24. 24. Rotterdam Education Model - REM
  25. 25. However… Individual level: it is not a crystal ball! Information dashboards Institute level Sometimes programme level
  26. 26. Business Economics out of the box rethinking the first year
  27. 27. What? is the problem?
  28. 28. 41% 29% 11% 27% 28% 9% 9% 14% 71% 62% 43% 58% 59% 47% 51% 19% 0.00% 10.00% 20.00% 30.00% 40.00% 50.00% 60.00% 70.00% 80.00% 2004 2005 2006 2007 2008 2009 2010 2011 %1JP %2JP Study success in first year was dropping
  29. 29. Diverse student population 8 years 5 years 6 years 4 years 3 years 1 year University of Applied Sciences University of Science and Research 1 year Secondary Vocational Education Bachelor’s Degree Master’s Degree Secondary Education Primary Education
  30. 30. Study guidance is not enough redesign of programme  Smaller groups – stronger bonds  Students on campus – own corridor  Shorter 4 week education units  Connection between education units  Formative assessments  Effective use of feedback What got us here, won’t get us there! ( M. Goldsmith, 2009)
  31. 31. Need more and different information  Match students – programme  Didactics that work  Information levels Indivual Class Cohort Programme
  32. 32. Rotterdam Education Model - REM
  33. 33.  http://www.youtube.com/watch?v=81Ub0SM xZQo  Access to TED talk via youtube  Bill Gates: Teachers need real feedback
  34. 34. Critical variables Do they apply to the project?  Perceived relevance and added value  Commitment and sense of urgency  Timing with development of the school organization  Impact on the job and functioning of people involved
  35. 35. How can data and quality assurance help the redesign?  Better use of data available: reporting on class and cohort level, combining several data sources  Reporting that is helpful for the teaching team: not just data, also questions, suggesttions, conclusions  Different methods of data gathering from students; quantitative and qualitative  Contacts Secondary VET & General education institutes: increase knowledge about education system student are coming (teacher to teacher talks)  Culture of quality: professional exchange between teachers, small experiments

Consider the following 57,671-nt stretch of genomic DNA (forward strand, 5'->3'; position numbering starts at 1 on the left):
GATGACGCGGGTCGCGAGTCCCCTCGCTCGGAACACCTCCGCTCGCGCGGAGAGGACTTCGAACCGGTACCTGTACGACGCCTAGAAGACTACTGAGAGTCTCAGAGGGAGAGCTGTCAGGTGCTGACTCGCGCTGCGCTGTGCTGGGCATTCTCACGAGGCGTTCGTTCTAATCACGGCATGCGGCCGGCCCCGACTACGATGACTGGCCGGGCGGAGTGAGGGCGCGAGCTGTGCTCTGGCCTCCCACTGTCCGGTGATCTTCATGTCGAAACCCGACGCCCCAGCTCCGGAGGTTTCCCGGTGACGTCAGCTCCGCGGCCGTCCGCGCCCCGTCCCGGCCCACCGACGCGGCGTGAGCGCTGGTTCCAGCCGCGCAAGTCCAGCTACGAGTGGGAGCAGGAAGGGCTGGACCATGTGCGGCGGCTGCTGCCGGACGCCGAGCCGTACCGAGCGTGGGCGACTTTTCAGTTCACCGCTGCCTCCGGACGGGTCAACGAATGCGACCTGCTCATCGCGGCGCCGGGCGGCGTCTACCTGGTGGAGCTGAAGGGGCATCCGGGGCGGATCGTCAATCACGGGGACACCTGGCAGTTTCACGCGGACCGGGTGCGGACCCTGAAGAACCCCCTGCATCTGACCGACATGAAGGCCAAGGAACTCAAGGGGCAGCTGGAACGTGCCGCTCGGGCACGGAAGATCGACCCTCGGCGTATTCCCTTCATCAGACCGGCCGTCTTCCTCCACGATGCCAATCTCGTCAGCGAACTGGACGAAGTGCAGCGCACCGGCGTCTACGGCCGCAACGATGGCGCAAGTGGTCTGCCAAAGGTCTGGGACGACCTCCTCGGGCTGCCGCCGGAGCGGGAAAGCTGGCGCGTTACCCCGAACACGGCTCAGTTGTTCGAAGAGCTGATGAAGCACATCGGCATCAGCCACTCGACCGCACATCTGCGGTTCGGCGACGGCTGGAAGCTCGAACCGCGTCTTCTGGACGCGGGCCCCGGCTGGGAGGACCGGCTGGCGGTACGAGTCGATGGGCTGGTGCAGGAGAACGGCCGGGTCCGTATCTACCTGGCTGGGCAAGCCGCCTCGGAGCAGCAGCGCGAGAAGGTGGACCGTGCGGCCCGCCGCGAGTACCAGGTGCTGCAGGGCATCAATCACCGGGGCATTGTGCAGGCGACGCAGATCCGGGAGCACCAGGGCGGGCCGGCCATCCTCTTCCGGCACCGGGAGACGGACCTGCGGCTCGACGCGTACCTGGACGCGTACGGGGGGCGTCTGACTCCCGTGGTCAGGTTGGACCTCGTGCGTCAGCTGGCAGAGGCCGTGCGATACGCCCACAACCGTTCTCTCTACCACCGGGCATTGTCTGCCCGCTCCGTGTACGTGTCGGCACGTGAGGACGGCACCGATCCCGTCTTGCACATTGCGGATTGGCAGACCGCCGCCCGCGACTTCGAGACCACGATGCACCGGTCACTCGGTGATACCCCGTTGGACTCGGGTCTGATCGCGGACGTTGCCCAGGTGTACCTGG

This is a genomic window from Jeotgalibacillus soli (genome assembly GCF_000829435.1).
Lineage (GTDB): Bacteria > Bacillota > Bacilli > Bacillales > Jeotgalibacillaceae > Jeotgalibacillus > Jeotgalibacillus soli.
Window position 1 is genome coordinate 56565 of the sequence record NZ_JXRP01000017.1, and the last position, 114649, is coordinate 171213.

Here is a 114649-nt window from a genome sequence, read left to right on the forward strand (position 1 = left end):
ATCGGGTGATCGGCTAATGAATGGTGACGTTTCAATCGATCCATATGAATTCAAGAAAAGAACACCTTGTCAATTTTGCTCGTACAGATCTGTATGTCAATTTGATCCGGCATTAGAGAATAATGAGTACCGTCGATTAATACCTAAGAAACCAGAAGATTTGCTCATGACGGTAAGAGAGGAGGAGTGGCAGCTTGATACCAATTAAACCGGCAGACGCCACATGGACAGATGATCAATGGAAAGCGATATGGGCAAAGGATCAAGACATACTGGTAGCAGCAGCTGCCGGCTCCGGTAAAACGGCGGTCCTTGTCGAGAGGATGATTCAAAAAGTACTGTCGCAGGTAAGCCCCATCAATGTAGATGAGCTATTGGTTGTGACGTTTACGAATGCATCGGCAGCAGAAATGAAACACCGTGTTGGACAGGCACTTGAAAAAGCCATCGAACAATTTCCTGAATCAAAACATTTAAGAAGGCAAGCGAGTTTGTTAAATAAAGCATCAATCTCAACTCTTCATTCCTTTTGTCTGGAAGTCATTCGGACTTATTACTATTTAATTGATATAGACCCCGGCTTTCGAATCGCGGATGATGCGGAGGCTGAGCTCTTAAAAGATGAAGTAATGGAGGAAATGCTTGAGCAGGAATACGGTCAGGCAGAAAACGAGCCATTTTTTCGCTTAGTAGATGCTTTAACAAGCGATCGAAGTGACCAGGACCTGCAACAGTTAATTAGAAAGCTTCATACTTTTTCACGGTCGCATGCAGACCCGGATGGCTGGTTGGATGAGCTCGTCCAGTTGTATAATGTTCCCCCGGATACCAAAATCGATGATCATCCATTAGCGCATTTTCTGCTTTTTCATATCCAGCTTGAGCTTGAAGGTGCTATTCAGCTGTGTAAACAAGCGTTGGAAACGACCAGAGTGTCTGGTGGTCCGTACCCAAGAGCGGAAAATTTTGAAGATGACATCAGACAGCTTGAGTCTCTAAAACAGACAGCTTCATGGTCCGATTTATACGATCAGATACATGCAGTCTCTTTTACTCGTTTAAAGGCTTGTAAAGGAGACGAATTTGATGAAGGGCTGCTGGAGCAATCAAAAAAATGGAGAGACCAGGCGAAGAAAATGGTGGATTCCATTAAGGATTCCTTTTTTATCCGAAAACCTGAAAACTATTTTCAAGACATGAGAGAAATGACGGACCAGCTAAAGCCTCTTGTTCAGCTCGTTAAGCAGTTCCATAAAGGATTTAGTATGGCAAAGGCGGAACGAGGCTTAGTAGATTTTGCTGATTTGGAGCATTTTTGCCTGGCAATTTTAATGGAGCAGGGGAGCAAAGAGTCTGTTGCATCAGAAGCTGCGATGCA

36. 36. Class/cohortStudent intake intensive start intensive programme Information sources - intake test - intake survey - background info Information need - who needs info - how information be used? Data gathering an reporting - What do we know already - What extra information? - What form should information have - How to make a report that gives teachers useful information? - How often do we need the information? Information sources - startdossier van student, kunnen&willen - code rood-oranje- groen Information need - who needs info - how to use? Data gathering an reporting - What do we know already - What extra information? - What form should information have - How to make a report that gives teachers useful information? - How often do we need the information?
  37. 37. Ideas about teaching about profession about students Do we talk about teaching? About quality? Shared ideas? Culture Behaviour In classroom Student interaction Curriculum Quality procedures Structure Integral model outsideinside TeacherTeam/programme well implemented © model: Ken Wilber 2000 Check: walk your talk check: do we have shared vision? shared goals
  38. 38. Thank you for you attention